How to print arrays inside functions?

It is useful to peak at an array when debugging a function. However, the macro @show prints arrays like vectors. How to print arrays in the correct REPL way?

zeros(5, 5)
#>5×5 Array{Float64,2}:
#> 0.0  0.0  0.0  0.0  0.0
#> 0.0  0.0  0.0  0.0  0.0
#> 0.0  0.0  0.0  0.0  0.0
#> 0.0  0.0  0.0  0.0  0.0
#> 0.0  0.0  0.0  0.0  0.0
function f(x)
   @show x
   return nothing
f(zeros(5, 5))
#> x = [0.0 0.0 0.0 0.0 0.0; 0.0 0.0 0.0 0.0 0.0; 0.0 0.0 0.0 0.0 0.0; 0.0 0.0 0.0 0.0 0.0; 0.0 0.0 0.0 0.0 0.0]

I also was looking for it at some point, it’s the Base.showarray function.

julia> Base.showarray(STDOUT,rand(3,3),false)
3×3 Array{Float64,2}:
 0.935581  0.591996  0.532917
 0.130619  0.385825  0.580087
 0.486295  0.323777  0.920276
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Thanks! Do you know why it’s not the default — i.e. why we don’t have

show(io::IO, X::AbstractArray) = showarray(io, X, false)

instead of this line?

When a type supports both single-line output (for things like println) and a more-verbose multi-line format, then the former is via show(io, x) and the latter is via show(io, "text/plain", x) … see:

So, in this case you can do:

julia> show(STDOUT, "text/plain", rand(3,3))
3×3 Array{Float64,2}:
 0.559556  0.520583  0.64307 
 0.300074  0.833891  0.478954
 0.266339  0.558122  0.912018

instead of using the undocumented internal Base.showarray function.

Note that show(io, "text/plain", x) is a shortcut for show(io, MIME("text/plain"), x).


I always get confused by all the printing functions, but in the end I do display(A) in my tests, is this not the way to go?

There’s nothing wrong with calling the display function in your program. But you shouldn’t call it in show(io, x), because show is different:

  • show has to write specifically to io, whereas display outputs to whatever display handler is registered.

  • show(io, x) should always output in text/plain format, whereas the display backend may choose a richer format to display if available.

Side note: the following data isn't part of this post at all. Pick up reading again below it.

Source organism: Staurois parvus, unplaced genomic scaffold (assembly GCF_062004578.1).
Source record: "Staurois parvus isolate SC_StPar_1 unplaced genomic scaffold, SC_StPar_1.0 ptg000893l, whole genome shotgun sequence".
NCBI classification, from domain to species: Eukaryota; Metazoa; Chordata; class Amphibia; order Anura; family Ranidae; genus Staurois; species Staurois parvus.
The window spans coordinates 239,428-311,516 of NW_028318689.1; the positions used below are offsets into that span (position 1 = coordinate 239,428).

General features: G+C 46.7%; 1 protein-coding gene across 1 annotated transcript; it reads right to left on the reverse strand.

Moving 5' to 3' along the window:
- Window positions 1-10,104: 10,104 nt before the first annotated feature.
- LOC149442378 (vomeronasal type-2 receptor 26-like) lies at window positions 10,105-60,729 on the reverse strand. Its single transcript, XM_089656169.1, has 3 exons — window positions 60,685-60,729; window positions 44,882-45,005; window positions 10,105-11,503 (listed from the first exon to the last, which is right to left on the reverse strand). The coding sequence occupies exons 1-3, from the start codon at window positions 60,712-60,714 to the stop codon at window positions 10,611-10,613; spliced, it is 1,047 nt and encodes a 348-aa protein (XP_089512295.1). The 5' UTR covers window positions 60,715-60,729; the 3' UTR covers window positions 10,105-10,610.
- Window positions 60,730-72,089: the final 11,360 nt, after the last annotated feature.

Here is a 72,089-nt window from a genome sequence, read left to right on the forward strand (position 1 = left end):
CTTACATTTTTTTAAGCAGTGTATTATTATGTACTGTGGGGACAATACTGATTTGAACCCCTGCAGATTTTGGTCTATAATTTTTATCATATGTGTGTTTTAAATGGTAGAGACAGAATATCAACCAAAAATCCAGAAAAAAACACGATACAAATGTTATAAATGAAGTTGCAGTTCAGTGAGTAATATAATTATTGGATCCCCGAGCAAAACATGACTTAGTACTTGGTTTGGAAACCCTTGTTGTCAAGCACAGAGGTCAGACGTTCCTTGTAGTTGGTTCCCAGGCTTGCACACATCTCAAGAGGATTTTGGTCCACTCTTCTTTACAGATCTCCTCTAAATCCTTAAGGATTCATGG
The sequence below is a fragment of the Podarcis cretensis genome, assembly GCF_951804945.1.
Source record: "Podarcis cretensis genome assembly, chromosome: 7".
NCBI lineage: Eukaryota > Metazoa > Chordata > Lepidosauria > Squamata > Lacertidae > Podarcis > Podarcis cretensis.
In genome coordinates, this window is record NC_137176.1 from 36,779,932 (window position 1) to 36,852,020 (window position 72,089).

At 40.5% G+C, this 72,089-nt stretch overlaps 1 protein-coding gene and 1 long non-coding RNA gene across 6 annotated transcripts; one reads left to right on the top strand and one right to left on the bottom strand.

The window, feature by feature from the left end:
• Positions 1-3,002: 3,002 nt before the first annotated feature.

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OK. It’s worth mentioning that, when I search for “julia print arrays” on google, a ton of suggestions come up (show, println, print, show, showall, showcompact and @show), none of which do what I want (pretty-printing an array as the REPL does).

Coupled with the lack of a debugger, this makes for a very frustrating experience for a casual user that wants to port their script from matlab and wants to print an array inside a loop to check it’s correct. So, if someone finds this topic by searching on google for “julia print arrays”, here’s the answer you’re looking for: display.


If you look in the manual for “pretty printing,” you’ll find the section explaining the difference between show(io, x) (terse one-line display, used e.g. in print) and show(io, "text/plain", x) (multiline verbose pretty printing, used e.g. in REPL output and display).

The three-argument show may be preferable to display if you specifically want text output (display can use e.g. graphical output for some types if the UI supports it, though you can also supply a MIME type to display) or if you want to output to a specific file/stream/buffer (not STDOUT).


The default behaviour of printing array to one line is confusing and hard to use. Would be better to switch the default behaviour.

print(zeros(4, 4))
[0.0 0.0 0.0 0.0; 0.0 0.0 0.0 0.0; 0.0 0.0 0.0 0.0; 0.0 0.0 0.0 0.0]

Very inconvenient if trying to print from the script.jl without notebook or REPL

Have you tried display(zeros(4, 4)) instead of print?

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Thanks @jbrea I found a way to print it in a nice way. The problem is that it is not simple and intuitive. Why forcing people to know print, display, show - and with different arguments like io or stringbuffer (if you want show to print to string and not to stdout).

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I wouldn’t mind if those extra stuff were supposed to be used only by super-users or library developers. But that’s not the case. You need to know it in the simplest case - just to be able to print things nicely.

Different contexts and use cases require different interfaces. It is neither possible nor desirable for the language to guess what the user wants.

Incidentally, please don’t resurrect old topics (the Discourse interface probably warned you about this).